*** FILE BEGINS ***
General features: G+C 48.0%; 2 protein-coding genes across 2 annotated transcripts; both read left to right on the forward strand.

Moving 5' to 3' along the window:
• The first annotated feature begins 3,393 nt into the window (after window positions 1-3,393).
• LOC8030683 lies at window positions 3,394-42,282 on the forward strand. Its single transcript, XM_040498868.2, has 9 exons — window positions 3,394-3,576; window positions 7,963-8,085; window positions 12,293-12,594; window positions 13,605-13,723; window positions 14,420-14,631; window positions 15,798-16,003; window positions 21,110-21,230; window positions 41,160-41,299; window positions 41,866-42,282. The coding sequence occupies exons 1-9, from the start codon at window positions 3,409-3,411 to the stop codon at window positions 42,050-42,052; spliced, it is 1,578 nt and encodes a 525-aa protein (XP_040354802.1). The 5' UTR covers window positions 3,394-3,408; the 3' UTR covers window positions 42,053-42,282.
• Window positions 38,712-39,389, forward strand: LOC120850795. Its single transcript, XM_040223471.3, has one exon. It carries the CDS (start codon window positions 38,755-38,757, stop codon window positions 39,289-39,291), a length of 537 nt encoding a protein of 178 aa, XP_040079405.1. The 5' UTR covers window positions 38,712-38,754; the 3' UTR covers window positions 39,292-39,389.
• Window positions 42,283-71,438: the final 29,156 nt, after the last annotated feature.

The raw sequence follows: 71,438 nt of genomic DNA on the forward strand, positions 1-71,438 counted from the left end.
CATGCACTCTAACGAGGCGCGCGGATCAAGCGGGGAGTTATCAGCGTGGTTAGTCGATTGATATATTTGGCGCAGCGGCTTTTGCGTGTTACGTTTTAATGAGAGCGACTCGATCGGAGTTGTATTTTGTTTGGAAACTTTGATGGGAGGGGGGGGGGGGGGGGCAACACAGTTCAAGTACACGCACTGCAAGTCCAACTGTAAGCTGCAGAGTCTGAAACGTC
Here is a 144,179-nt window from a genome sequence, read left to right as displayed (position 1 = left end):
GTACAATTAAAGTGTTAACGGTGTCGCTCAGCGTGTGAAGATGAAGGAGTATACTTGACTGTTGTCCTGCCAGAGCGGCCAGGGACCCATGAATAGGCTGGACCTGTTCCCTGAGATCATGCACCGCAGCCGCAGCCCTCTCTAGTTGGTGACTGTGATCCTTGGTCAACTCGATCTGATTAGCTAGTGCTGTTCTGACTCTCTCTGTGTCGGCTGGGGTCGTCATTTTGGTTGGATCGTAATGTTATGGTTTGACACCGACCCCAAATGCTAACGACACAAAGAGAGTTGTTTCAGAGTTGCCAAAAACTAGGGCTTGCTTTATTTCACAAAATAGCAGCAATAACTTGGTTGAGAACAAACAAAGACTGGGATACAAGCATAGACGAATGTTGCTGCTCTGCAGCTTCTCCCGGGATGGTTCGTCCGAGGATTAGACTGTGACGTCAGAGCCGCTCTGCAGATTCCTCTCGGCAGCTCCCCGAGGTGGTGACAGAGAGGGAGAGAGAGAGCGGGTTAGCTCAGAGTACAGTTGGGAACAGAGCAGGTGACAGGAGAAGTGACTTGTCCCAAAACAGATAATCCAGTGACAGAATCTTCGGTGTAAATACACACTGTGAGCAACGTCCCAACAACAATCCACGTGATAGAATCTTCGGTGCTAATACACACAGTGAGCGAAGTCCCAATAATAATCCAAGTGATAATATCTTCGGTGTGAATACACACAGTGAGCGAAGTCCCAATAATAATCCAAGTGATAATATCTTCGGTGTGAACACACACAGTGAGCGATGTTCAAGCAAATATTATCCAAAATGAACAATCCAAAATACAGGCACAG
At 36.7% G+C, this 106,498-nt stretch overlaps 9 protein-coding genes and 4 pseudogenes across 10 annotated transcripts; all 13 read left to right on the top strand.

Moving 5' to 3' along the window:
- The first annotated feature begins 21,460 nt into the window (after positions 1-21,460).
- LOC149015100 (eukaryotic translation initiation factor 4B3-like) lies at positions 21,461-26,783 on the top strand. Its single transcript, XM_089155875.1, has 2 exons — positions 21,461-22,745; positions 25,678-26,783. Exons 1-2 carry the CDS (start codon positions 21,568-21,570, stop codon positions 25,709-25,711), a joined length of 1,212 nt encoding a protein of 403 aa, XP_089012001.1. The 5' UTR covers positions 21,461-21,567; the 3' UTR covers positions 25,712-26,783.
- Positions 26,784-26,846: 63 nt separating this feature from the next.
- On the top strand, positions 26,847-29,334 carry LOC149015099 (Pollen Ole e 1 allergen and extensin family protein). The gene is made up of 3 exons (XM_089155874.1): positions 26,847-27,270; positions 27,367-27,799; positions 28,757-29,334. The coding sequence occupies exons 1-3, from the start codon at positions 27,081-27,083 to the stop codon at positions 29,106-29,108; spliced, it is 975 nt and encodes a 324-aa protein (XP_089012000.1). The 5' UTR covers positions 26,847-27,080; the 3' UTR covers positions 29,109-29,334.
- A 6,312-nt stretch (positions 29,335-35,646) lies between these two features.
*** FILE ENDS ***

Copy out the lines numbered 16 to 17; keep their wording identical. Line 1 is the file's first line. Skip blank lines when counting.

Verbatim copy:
- On the top strand, positions 26,847-29,334 carry LOC149015099 (Pollen Ole e 1 allergen and extensin family protein). The gene is made up of 3 exons (XM_089155874.1): positions 26,847-27,270; positions 27,367-27,799; positions 28,757-29,334. The coding sequence occupies exons 1-3, from the start codon at positions 27,081-27,083 to the stop codon at positions 29,106-29,108; spliced, it is 975 nt and encodes a 324-aa protein (XP_089012000.1). The 5' UTR covers positions 26,847-27,080; the 3' UTR covers positions 29,109-29,334.
- A 6,312-nt stretch (positions 29,335-35,646) lies between these two features.